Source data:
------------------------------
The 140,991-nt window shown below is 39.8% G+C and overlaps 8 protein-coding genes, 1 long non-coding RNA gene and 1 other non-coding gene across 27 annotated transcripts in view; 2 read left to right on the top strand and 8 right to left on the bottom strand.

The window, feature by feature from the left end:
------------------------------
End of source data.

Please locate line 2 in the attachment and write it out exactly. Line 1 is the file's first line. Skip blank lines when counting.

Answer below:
The window, feature by feature from the left end: